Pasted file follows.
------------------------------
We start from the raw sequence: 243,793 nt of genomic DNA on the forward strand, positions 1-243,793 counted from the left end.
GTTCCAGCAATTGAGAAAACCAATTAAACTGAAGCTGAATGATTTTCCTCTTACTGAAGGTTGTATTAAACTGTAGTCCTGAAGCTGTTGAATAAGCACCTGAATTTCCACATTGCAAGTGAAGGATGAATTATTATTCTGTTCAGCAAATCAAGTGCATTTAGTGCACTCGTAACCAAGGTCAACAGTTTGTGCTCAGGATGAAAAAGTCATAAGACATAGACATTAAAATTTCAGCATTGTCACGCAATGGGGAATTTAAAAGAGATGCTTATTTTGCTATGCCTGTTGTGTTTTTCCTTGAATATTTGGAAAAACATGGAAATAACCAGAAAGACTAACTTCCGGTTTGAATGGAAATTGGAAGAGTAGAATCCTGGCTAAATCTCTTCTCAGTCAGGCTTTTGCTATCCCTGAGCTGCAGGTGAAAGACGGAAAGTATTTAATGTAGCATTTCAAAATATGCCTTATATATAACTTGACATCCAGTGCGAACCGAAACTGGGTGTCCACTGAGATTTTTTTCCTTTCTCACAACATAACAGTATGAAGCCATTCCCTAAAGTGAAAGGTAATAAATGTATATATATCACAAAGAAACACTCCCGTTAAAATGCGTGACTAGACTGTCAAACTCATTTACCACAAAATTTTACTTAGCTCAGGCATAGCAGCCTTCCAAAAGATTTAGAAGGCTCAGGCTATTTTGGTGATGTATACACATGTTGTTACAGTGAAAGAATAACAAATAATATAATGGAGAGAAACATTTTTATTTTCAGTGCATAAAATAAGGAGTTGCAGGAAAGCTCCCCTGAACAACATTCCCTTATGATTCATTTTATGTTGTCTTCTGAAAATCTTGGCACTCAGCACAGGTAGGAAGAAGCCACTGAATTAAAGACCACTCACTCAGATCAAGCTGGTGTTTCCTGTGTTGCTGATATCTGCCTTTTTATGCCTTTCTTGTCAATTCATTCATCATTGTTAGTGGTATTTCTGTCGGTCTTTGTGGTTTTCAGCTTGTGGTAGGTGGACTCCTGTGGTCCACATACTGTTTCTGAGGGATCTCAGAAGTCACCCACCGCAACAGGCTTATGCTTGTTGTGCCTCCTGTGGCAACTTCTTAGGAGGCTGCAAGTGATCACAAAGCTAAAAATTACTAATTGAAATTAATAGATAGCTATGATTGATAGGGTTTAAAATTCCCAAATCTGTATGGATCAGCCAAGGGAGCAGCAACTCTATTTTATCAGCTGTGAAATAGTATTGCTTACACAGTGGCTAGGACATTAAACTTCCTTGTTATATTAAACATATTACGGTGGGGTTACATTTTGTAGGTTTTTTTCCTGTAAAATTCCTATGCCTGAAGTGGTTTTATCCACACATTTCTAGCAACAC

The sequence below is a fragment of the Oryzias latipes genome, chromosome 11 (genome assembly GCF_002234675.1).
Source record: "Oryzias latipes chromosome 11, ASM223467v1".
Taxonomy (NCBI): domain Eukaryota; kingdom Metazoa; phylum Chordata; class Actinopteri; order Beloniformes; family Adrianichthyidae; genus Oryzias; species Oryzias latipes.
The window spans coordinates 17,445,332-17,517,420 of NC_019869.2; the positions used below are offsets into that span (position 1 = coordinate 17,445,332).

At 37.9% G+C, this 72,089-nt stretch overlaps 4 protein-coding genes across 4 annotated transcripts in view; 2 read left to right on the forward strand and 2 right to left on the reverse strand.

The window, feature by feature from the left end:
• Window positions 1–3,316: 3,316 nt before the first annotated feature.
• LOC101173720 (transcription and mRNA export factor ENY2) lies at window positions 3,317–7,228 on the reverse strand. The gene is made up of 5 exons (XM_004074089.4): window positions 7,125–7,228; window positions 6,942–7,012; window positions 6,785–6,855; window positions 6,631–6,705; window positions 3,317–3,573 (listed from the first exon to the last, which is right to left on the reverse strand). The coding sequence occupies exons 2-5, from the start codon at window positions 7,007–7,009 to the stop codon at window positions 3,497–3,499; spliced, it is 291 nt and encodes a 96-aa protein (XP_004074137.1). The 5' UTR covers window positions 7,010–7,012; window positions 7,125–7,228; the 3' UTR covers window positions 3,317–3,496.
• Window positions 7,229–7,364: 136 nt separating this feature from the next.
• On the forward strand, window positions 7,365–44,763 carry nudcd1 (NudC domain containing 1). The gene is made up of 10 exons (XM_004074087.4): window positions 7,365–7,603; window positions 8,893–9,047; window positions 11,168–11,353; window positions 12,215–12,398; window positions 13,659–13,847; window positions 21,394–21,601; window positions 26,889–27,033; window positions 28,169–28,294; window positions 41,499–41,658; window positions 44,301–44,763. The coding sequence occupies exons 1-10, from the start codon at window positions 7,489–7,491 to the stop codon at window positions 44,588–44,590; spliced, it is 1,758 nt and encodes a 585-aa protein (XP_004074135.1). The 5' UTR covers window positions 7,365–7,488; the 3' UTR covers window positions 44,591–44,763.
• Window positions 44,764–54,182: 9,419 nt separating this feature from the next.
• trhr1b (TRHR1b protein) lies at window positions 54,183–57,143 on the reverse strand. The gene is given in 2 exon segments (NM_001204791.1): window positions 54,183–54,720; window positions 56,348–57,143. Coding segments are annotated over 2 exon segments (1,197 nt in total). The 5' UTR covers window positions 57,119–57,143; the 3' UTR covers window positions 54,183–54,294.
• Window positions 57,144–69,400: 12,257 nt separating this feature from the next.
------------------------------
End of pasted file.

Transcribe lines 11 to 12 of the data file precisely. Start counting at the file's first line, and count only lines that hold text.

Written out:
• Window positions 7,229–7,364: 136 nt separating this feature from the next.
• On the forward strand, window positions 7,365–44,763 carry nudcd1 (NudC domain containing 1). The gene is made up of 10 exons (XM_004074087.4): window positions 7,365–7,603; window positions 8,893–9,047; window positions 11,168–11,353; window positions 12,215–12,398; window positions 13,659–13,847; window positions 21,394–21,601; window positions 26,889–27,033; window positions 28,169–28,294; window positions 41,499–41,658; window positions 44,301–44,763. The coding sequence occupies exons 1-10, from the start codon at window positions 7,489–7,491 to the stop codon at window positions 44,588–44,590; spliced, it is 1,758 nt and encodes a 585-aa protein (XP_004074135.1). The 5' UTR covers window positions 7,365–7,488; the 3' UTR covers window positions 44,591–44,763.